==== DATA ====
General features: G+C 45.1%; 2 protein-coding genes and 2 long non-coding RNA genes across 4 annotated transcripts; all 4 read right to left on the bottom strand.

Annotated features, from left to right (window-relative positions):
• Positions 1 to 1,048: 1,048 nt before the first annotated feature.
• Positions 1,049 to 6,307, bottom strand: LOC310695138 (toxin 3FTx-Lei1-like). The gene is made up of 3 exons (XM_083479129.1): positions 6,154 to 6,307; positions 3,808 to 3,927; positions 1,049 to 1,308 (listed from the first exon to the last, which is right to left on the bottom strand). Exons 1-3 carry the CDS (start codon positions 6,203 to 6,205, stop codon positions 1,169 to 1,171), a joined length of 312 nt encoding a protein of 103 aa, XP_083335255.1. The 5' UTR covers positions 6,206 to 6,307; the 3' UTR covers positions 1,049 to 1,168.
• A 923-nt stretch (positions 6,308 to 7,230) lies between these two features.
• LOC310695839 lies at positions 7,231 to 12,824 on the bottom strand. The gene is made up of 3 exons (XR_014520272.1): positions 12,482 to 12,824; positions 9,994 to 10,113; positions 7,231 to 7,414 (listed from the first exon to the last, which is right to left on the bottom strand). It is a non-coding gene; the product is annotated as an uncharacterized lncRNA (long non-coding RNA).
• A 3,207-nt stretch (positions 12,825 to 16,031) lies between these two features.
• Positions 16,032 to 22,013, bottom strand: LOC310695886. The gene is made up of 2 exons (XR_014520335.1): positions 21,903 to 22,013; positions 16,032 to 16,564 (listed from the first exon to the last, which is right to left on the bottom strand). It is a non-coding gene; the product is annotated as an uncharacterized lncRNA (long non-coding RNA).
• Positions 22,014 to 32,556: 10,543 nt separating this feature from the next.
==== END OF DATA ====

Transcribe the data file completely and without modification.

General features: G+C 45.1%; 2 protein-coding genes and 2 long non-coding RNA genes across 4 annotated transcripts; all 4 read right to left on the bottom strand.

Annotated features, from left to right (window-relative positions):
• Positions 1 to 1,048: 1,048 nt before the first annotated feature.
• Positions 1,049 to 6,307, bottom strand: LOC310695138 (toxin 3FTx-Lei1-like). The gene is made up of 3 exons (XM_083479129.1): positions 6,154 to 6,307; positions 3,808 to 3,927; positions 1,049 to 1,308 (listed from the first exon to the last, which is right to left on the bottom strand). Exons 1-3 carry the CDS (start codon positions 6,203 to 6,205, stop codon positions 1,169 to 1,171), a joined length of 312 nt encoding a protein of 103 aa, XP_083335255.1. The 5' UTR covers positions 6,206 to 6,307; the 3' UTR covers positions 1,049 to 1,168.
• A 923-nt stretch (positions 6,308 to 7,230) lies between these two features.
• LOC310695839 lies at positions 7,231 to 12,824 on the bottom strand. The gene is made up of 3 exons (XR_014520272.1): positions 12,482 to 12,824; positions 9,994 to 10,113; positions 7,231 to 7,414 (listed from the first exon to the last, which is right to left on the bottom strand). It is a non-coding gene; the product is annotated as an uncharacterized lncRNA (long non-coding RNA).
• A 3,207-nt stretch (positions 12,825 to 16,031) lies between these two features.
• Positions 16,032 to 22,013, bottom strand: LOC310695886. The gene is made up of 2 exons (XR_014520335.1): positions 21,903 to 22,013; positions 16,032 to 16,564 (listed from the first exon to the last, which is right to left on the bottom strand). It is a non-coding gene; the product is annotated as an uncharacterized lncRNA (long non-coding RNA).
• Positions 22,014 to 32,556: 10,543 nt separating this feature from the next.